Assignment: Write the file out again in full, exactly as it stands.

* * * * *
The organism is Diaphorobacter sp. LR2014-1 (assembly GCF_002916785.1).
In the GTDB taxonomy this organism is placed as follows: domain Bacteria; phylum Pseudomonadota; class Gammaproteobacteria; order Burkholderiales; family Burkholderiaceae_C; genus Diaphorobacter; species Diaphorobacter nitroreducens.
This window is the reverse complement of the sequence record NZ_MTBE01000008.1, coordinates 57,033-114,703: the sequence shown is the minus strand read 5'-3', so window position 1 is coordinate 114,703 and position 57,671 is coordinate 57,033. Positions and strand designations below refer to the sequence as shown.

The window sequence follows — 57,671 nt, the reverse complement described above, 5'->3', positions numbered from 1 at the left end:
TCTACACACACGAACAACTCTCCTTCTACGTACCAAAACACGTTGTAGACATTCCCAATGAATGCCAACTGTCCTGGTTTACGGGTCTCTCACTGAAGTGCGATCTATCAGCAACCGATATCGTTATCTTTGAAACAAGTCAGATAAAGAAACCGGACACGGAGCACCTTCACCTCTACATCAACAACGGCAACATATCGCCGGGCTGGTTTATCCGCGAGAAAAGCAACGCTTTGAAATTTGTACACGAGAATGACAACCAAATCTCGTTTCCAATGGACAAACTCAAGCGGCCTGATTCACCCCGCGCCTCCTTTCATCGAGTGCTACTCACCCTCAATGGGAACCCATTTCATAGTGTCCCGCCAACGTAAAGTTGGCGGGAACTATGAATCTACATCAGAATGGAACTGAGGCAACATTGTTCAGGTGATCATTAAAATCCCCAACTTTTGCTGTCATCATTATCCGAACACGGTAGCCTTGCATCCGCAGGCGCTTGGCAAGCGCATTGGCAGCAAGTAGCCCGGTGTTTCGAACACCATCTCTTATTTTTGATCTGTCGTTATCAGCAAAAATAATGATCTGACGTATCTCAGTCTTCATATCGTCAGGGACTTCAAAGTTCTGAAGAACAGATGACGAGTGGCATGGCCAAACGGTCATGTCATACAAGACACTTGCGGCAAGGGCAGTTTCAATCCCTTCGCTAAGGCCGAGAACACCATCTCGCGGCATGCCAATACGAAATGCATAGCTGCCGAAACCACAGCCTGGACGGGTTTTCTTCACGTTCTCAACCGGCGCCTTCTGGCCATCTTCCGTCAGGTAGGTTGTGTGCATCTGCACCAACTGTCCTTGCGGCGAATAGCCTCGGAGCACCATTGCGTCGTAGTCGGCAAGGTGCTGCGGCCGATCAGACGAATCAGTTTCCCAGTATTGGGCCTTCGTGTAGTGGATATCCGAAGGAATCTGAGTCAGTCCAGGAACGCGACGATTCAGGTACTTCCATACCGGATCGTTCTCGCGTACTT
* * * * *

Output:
The organism is Diaphorobacter sp. LR2014-1 (assembly GCF_002916785.1).
In the GTDB taxonomy this organism is placed as follows: domain Bacteria; phylum Pseudomonadota; class Gammaproteobacteria; order Burkholderiales; family Burkholderiaceae_C; genus Diaphorobacter; species Diaphorobacter nitroreducens.
This window is the reverse complement of the sequence record NZ_MTBE01000008.1, coordinates 57,033-114,703: the sequence shown is the minus strand read 5'-3', so window position 1 is coordinate 114,703 and position 57,671 is coordinate 57,033. Positions and strand designations below refer to the sequence as shown.

The window sequence follows — 57,671 nt, the reverse complement described above, 5'->3', positions numbered from 1 at the left end:
TCTACACACACGAACAACTCTCCTTCTACGTACCAAAACACGTTGTAGACATTCCCAATGAATGCCAACTGTCCTGGTTTACGGGTCTCTCACTGAAGTGCGATCTATCAGCAACCGATATCGTTATCTTTGAAACAAGTCAGATAAAGAAACCGGACACGGAGCACCTTCACCTCTACATCAACAACGGCAACATATCGCCGGGCTGGTTTATCCGCGAGAAAAGCAACGCTTTGAAATTTGTACACGAGAATGACAACCAAATCTCGTTTCCAATGGACAAACTCAAGCGGCCTGATTCACCCCGCGCCTCCTTTCATCGAGTGCTACTCACCCTCAATGGGAACCCATTTCATAGTGTCCCGCCAACGTAAAGTTGGCGGGAACTATGAATCTACATCAGAATGGAACTGAGGCAACATTGTTCAGGTGATCATTAAAATCCCCAACTTTTGCTGTCATCATTATCCGAACACGGTAGCCTTGCATCCGCAGGCGCTTGGCAAGCGCATTGGCAGCAAGTAGCCCGGTGTTTCGAACACCATCTCTTATTTTTGATCTGTCGTTATCAGCAAAAATAATGATCTGACGTATCTCAGTCTTCATATCGTCAGGGACTTCAAAGTTCTGAAGAACAGATGACGAGTGGCATGGCCAAACGGTCATGTCATACAAGACACTTGCGGCAAGGGCAGTTTCAATCCCTTCGCTAAGGCCGAGAACACCATCTCGCGGCATGCCAATACGAAATGCATAGCTGCCGAAACCACAGCCTGGACGGGTTTTCTTCACGTTCTCAACCGGCGCCTTCTGGCCATCTTCCGTCAGGTAGGTTGTGTGCATCTGCACCAACTGTCCTTGCGGCGAATAGCCTCGGAGCACCATTGCGTCGTAGTCGGCAAGGTGCTGCGGCCGATCAGACGAATCAGTTTCCCAGTATTGGGCCTTCGTGTAGTGGATATCCGAAGGAATCTGAGTCAGTCCAGGAACGCGACGATTCAGGTACTTCCATACCGGATCGTTCTCGCGTACTT